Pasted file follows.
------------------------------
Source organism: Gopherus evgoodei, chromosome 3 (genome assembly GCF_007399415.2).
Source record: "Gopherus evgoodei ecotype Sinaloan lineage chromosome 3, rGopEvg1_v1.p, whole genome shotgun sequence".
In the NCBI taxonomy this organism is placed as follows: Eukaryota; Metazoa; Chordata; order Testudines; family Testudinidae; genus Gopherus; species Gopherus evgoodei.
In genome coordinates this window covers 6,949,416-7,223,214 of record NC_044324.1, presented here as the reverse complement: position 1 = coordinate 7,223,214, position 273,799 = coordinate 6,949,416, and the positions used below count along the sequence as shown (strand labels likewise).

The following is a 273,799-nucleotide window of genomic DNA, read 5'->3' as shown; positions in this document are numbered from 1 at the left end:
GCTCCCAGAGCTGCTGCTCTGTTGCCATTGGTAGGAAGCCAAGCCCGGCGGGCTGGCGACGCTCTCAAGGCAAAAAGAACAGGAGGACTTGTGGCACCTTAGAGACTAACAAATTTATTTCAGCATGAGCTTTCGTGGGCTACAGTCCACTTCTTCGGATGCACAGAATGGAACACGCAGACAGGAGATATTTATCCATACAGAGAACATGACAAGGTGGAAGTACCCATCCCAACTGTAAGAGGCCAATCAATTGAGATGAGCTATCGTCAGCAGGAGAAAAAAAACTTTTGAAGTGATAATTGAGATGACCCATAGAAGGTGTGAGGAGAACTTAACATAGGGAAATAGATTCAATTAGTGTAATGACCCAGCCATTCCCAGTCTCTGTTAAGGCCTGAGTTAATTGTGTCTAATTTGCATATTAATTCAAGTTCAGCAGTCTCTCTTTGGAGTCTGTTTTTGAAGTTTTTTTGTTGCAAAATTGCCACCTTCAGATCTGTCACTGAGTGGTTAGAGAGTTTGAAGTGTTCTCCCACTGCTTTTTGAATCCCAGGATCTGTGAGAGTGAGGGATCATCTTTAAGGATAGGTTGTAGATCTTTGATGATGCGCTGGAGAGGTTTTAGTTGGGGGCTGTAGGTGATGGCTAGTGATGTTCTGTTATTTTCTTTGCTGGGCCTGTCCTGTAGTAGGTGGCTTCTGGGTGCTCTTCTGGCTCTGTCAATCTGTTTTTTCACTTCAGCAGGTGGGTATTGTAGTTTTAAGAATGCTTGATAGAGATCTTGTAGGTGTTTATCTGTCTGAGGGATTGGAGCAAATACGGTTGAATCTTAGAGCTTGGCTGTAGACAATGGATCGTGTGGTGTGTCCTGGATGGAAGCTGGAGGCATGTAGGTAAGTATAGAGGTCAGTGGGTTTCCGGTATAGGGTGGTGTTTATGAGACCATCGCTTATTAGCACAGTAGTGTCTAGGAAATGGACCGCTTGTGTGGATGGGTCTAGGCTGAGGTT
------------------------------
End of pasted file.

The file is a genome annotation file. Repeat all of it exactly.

Source organism: Gopherus evgoodei, chromosome 3 (genome assembly GCF_007399415.2).
Source record: "Gopherus evgoodei ecotype Sinaloan lineage chromosome 3, rGopEvg1_v1.p, whole genome shotgun sequence".
In the NCBI taxonomy this organism is placed as follows: Eukaryota; Metazoa; Chordata; order Testudines; family Testudinidae; genus Gopherus; species Gopherus evgoodei.
In genome coordinates this window covers 6,949,416-7,223,214 of record NC_044324.1, presented here as the reverse complement: position 1 = coordinate 7,223,214, position 273,799 = coordinate 6,949,416, and the positions used below count along the sequence as shown (strand labels likewise).

The following is a 273,799-nucleotide window of genomic DNA, read 5'->3' as shown; positions in this document are numbered from 1 at the left end:
GCTCCCAGAGCTGCTGCTCTGTTGCCATTGGTAGGAAGCCAAGCCCGGCGGGCTGGCGACGCTCTCAAGGCAAAAAGAACAGGAGGACTTGTGGCACCTTAGAGACTAACAAATTTATTTCAGCATGAGCTTTCGTGGGCTACAGTCCACTTCTTCGGATGCACAGAATGGAACACGCAGACAGGAGATATTTATCCATACAGAGAACATGACAAGGTGGAAGTACCCATCCCAACTGTAAGAGGCCAATCAATTGAGATGAGCTATCGTCAGCAGGAGAAAAAAAACTTTTGAAGTGATAATTGAGATGACCCATAGAAGGTGTGAGGAGAACTTAACATAGGGAAATAGATTCAATTAGTGTAATGACCCAGCCATTCCCAGTCTCTGTTAAGGCCTGAGTTAATTGTGTCTAATTTGCATATTAATTCAAGTTCAGCAGTCTCTCTTTGGAGTCTGTTTTTGAAGTTTTTTTGTTGCAAAATTGCCACCTTCAGATCTGTCACTGAGTGGTTAGAGAGTTTGAAGTGTTCTCCCACTGCTTTTTGAATCCCAGGATCTGTGAGAGTGAGGGATCATCTTTAAGGATAGGTTGTAGATCTTTGATGATGCGCTGGAGAGGTTTTAGTTGGGGGCTGTAGGTGATGGCTAGTGATGTTCTGTTATTTTCTTTGCTGGGCCTGTCCTGTAGTAGGTGGCTTCTGGGTGCTCTTCTGGCTCTGTCAATCTGTTTTTTCACTTCAGCAGGTGGGTATTGTAGTTTTAAGAATGCTTGATAGAGATCTTGTAGGTGTTTATCTGTCTGAGGGATTGGAGCAAATACGGTTGAATCTTAGAGCTTGGCTGTAGACAATGGATCGTGTGGTGTGTCCTGGATGGAAGCTGGAGGCATGTAGGTAAGTATAGAGGTCAGTGGGTTTCCGGTATAGGGTGGTGTTTATGAGACCATCGCTTATTAGCACAGTAGTGTCTAGGAAATGGACCGCTTGTGTGGATGGGTCTAGGCTGAGGTT